The incident to which the apostle refers is not found elsewhere in Holy Writ, but must have been known by revelation, and handed on by tradition, or through some inspired writing long since lost. It is thought that the occasion was this – after the death of the great law-giver, the devil would have had him buried where the Jews might come in crowds to pay homage to his remains, hoping thereby to seduce them to idolatry. But the Archangel Michael, knowing their proclivity to this sin, sought to prevent it by laying the body in some secret resting place. And yet, with that modesty and meekness which so befits the truly great, he would not revile Satan for his resistance, but appealed to God to coerce him by His power. Not, to be sure, that the Archangel feared the devil, whom he might himself easily have restrained, but that he judged it an unbefitting thing to wrangle with the evil one, or by stinging words to rebuke his pride and malice.

One of the two festivals which the Church keeps in honour of Saint Michael, that of the eighth of May, is celebrated in memory of an apparition of the Archangel, which took place on Monte Gardano, in the south-eastern part of Italy, in the province of Foggia, and in what is called “the spur,” there a mountainous promontory juts out into the Adriatic Sea. The Archangel made known to the Bishop of Sipontum, now Manfredonia, in whose diocese the Mount is situated, that the spot was under his protection, and the Bishop, in consequence, came there with a trhong of people, and finding a cave in the mountain side, hollowed out in the shape of a church, began to use it as a place of religious service until it grew to be a famous and much frequented shrine of the Archangel.

About a century later, that is, c.589, after an inundation of the Tiber, the city of Rome was visited with a frightful pestilence. In the following year, Pope Saint Gregory the Great was leading a penitential procession to Saint Peter’s Basilica to obtain the cessation of the plague, bearing in his hands at the time, a picture of our Blessed Lady, whien he came to the Aelian bridge which connected the tomb of Hadrian with the city, and as he raised his eyes toward that massive structure, he beheld on its summit an angel sheathing a bloody sword, while chorus of angels round about chanted the anthem, Regina coeli – “Queen of heaven, rejoice! He whom thou wast meet to bear, hath arisen as He said, Alleluia!” To which the Pope responded, “Pray for us to God, Alleluia!”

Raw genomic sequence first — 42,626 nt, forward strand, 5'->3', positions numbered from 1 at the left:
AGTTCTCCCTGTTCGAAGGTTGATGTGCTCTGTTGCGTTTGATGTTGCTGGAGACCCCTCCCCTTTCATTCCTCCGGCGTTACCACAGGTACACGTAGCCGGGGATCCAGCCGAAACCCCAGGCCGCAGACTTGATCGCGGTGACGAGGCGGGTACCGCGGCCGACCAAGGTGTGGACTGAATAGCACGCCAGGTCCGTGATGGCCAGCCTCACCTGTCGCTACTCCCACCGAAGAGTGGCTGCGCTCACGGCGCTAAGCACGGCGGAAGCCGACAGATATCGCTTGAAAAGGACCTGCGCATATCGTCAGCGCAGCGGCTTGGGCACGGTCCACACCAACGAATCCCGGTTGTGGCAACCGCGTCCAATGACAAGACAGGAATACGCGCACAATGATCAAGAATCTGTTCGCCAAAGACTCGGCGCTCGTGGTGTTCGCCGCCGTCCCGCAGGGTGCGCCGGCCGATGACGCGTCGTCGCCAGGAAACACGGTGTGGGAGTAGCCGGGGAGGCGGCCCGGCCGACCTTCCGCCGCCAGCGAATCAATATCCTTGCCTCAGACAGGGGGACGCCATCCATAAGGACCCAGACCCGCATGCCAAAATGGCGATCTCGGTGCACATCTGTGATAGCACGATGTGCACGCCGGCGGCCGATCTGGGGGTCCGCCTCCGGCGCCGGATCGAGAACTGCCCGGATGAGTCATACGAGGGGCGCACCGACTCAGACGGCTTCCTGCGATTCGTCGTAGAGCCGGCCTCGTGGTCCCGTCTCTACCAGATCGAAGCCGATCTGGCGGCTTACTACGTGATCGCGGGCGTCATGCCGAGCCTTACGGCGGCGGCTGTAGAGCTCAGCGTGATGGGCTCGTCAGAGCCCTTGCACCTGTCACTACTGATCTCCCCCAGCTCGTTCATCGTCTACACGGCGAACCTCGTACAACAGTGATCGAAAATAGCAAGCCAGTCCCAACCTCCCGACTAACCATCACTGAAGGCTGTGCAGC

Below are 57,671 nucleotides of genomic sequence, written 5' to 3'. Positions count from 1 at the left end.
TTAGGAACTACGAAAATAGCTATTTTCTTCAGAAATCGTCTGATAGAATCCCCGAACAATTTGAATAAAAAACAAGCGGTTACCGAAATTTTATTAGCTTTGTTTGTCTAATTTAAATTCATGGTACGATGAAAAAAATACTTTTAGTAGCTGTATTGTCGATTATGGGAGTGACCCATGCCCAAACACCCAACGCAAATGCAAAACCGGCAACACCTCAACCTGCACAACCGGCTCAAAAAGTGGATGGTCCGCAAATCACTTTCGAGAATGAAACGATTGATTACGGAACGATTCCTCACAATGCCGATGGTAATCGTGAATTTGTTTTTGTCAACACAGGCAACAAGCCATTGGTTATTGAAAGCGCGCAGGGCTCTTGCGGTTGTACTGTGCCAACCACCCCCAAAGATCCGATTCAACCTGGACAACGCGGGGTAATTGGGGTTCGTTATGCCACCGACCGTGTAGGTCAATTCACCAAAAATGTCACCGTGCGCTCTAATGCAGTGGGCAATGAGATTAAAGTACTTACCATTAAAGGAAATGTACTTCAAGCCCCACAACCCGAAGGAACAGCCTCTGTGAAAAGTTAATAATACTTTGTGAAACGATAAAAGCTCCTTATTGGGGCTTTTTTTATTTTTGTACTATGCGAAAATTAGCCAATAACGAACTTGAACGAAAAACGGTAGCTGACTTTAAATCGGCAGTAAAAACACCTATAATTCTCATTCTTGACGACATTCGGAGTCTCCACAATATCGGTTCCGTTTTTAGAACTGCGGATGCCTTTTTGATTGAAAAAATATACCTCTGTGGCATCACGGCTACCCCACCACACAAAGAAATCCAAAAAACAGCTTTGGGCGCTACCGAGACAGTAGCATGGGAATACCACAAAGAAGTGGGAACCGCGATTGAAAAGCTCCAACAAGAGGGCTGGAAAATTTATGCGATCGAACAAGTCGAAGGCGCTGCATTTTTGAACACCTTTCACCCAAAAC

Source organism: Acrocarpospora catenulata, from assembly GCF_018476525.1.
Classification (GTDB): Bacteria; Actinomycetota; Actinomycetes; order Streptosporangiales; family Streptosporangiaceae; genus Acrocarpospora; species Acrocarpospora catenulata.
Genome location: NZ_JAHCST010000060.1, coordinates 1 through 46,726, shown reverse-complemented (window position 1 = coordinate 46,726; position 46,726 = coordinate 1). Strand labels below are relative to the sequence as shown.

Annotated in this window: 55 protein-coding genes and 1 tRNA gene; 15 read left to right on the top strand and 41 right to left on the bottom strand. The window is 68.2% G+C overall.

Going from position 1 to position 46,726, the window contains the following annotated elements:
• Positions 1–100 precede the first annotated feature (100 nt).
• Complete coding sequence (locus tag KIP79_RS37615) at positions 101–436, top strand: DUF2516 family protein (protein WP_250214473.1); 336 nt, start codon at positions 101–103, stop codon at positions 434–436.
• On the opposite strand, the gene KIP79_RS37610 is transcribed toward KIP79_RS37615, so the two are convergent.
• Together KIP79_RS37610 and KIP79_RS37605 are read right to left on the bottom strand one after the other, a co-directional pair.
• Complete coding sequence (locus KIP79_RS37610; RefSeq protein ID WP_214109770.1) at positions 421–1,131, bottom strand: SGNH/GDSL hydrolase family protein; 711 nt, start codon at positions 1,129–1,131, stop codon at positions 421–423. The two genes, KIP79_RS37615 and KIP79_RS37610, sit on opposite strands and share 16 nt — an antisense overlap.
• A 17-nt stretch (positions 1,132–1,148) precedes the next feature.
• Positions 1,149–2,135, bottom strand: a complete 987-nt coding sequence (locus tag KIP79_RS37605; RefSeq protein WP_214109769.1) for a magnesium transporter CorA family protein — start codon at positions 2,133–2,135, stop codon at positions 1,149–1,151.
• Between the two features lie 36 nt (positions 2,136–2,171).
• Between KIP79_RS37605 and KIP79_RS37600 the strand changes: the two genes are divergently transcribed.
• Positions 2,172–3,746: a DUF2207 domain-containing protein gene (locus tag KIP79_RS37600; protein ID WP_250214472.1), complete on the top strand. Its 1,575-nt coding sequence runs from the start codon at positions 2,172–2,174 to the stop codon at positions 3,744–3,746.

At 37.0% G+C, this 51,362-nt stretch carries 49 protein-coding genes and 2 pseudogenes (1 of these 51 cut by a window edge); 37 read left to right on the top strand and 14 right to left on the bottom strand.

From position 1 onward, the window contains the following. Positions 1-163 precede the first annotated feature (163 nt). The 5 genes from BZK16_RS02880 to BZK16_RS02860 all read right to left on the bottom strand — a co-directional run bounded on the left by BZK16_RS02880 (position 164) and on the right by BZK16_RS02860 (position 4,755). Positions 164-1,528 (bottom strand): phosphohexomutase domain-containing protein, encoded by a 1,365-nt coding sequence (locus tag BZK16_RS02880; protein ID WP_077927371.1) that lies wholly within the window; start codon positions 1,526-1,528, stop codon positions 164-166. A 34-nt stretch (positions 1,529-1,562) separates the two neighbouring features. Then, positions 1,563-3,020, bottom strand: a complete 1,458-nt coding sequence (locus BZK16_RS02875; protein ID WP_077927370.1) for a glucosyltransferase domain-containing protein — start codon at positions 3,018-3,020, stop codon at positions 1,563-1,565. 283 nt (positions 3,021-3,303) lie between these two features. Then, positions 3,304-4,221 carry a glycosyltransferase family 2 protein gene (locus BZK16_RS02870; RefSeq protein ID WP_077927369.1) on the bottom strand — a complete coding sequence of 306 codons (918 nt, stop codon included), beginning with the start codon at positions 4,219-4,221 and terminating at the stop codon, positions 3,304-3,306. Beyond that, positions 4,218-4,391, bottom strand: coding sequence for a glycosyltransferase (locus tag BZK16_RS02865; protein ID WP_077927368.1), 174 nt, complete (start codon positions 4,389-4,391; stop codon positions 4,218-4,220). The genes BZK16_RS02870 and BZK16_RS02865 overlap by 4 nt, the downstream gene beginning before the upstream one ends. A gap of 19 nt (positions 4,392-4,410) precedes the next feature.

A moment before the people had been dropping to the ground, even at the side of the Holy Pontiff, but now the plague was at an end, and in commemoration of the event, a shrine was erected on the top of the mausoleum by Pope Boniface IV, successor to Saint Gregory, and dedicated to Saint Michael. Later the shrine was replaced by a statue, many times destroyed, and as often renewed, and the Moles Hadriani acquired the name of the Castle of Sant’ Angelo, while the bridge was called Ponte San Angelo.

It was the great Archangel Saint Michael also who spoke to the simple peasant girl, Jeanne d’Arc, when she was but a child of thirteen years, and whose voice summoned her from her flocks to the command of armies. His was one of the “voices” which she heard repeatedly, but he did not come alone. He was accompanied by a troop of angels, and she saw them, as she told her judges, as plainly as her eyes then beheld her hearers. At first she was seized with fear, but later, as often as her heavenly visitors departed from her, she used to weep and pray that they might carry her away with them.

Next – Michael the Archangel – Amid the Angelic Hosts